A Californian court has granted the request of Sony Interactive Entertainment that it dismiss a class-action lawsuit, filed in 2021, that accused the publisher of maintaining a monopoly over the price and distribution of digital games via its popular online store, PlayStation Network (PSN).
The consumer-led lawsuit alleged that SIE held full control over the prices of all titles sold via the PSN store, arguing that the removal of digital game codes from high street retailers, (a practice that Sony halted three ago), meant that Sony now held a “price monopoly” in regards to the sales of all digital PlayStation video games, forcing consumers to exclusively use PSN and pay its respective prices.
However, as reported by Bloomberg Law, Judge Richard Seeborg of the Northern District of California dismissed the case this past weekend, citing that there was no evidence that SIE removed digital codes from high street stores in order to acquire full control of PlayStation’s digital game sales. The success or failure of the suit depended upon the plaintiff’s ability to prove that SIE’s primary goal in removing code sales was to eliminate sales competition. In the court’s opinion, this was not achieved by the lawsuit.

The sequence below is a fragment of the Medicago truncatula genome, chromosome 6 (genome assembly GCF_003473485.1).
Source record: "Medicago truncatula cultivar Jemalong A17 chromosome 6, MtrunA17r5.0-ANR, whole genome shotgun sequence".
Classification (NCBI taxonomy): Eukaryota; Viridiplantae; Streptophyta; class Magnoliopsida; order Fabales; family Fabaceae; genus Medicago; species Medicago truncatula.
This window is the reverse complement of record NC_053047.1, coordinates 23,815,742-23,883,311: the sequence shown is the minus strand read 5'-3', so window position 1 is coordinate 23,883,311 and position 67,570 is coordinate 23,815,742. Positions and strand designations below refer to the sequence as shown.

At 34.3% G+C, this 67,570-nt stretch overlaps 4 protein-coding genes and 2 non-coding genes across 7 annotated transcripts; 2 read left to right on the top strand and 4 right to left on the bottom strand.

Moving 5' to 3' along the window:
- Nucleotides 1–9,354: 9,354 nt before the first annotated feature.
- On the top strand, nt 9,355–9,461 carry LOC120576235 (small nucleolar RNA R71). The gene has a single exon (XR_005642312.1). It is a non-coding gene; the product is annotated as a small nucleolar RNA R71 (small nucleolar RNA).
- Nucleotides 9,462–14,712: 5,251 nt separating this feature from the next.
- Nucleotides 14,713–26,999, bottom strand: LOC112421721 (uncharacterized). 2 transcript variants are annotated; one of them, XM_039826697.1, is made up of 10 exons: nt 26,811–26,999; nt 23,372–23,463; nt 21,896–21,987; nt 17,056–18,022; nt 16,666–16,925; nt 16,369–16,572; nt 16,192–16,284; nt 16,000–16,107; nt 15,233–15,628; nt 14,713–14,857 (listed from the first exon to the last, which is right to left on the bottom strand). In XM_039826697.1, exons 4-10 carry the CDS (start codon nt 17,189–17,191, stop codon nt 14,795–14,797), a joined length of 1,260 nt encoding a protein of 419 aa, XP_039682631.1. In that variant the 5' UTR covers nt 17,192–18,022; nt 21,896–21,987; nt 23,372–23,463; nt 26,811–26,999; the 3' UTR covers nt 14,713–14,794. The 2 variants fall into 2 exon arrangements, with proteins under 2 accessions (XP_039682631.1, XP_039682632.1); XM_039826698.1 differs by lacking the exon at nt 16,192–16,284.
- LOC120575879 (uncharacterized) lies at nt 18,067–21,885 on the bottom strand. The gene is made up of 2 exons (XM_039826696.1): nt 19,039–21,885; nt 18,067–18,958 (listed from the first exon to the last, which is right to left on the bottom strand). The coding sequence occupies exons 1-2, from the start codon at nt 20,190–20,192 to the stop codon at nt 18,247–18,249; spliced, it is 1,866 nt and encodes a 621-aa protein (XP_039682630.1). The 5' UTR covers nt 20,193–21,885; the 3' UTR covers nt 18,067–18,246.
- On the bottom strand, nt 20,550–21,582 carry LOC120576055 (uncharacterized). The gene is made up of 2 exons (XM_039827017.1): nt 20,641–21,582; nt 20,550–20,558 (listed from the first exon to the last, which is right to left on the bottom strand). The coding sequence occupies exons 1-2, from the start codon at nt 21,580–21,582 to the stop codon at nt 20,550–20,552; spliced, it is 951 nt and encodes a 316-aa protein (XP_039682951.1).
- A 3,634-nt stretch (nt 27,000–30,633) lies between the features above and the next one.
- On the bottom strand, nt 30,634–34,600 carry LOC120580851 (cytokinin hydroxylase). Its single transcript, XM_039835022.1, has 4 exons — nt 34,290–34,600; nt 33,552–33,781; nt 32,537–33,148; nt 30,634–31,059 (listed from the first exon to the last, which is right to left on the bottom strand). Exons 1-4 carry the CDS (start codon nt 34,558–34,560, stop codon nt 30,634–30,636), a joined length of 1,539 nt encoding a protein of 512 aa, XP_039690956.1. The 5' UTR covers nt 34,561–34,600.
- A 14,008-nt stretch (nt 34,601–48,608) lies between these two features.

“For all the foregoing reasons, the motion to dismiss is granted because Plaintiffs have failed to allege adequately anticompetitive conduct under the Sherman Act [the law by which corporate antitrust is defined], and the other claims are derivative of the Sherman Act claims,” wrote Judge Seeborg. “Although it is unclear at this time if the deficiencies may be cured, Plaintiff is granted leave to amend.”
The Sony PSN suit is one of a seemingly endless number of lawsuits brought against publishers in regard to the operation and legalities of digital storefronts. Recent years have seen a litany of varied cases brought against companies such as Epic Games, Apple, Valve, and others. While we are well into the third decade of digital games sales, it seems the rulebook is still far from closed in regards to pricing, distribution, regional changes, refunds, and other consumer laws long since established in street retail.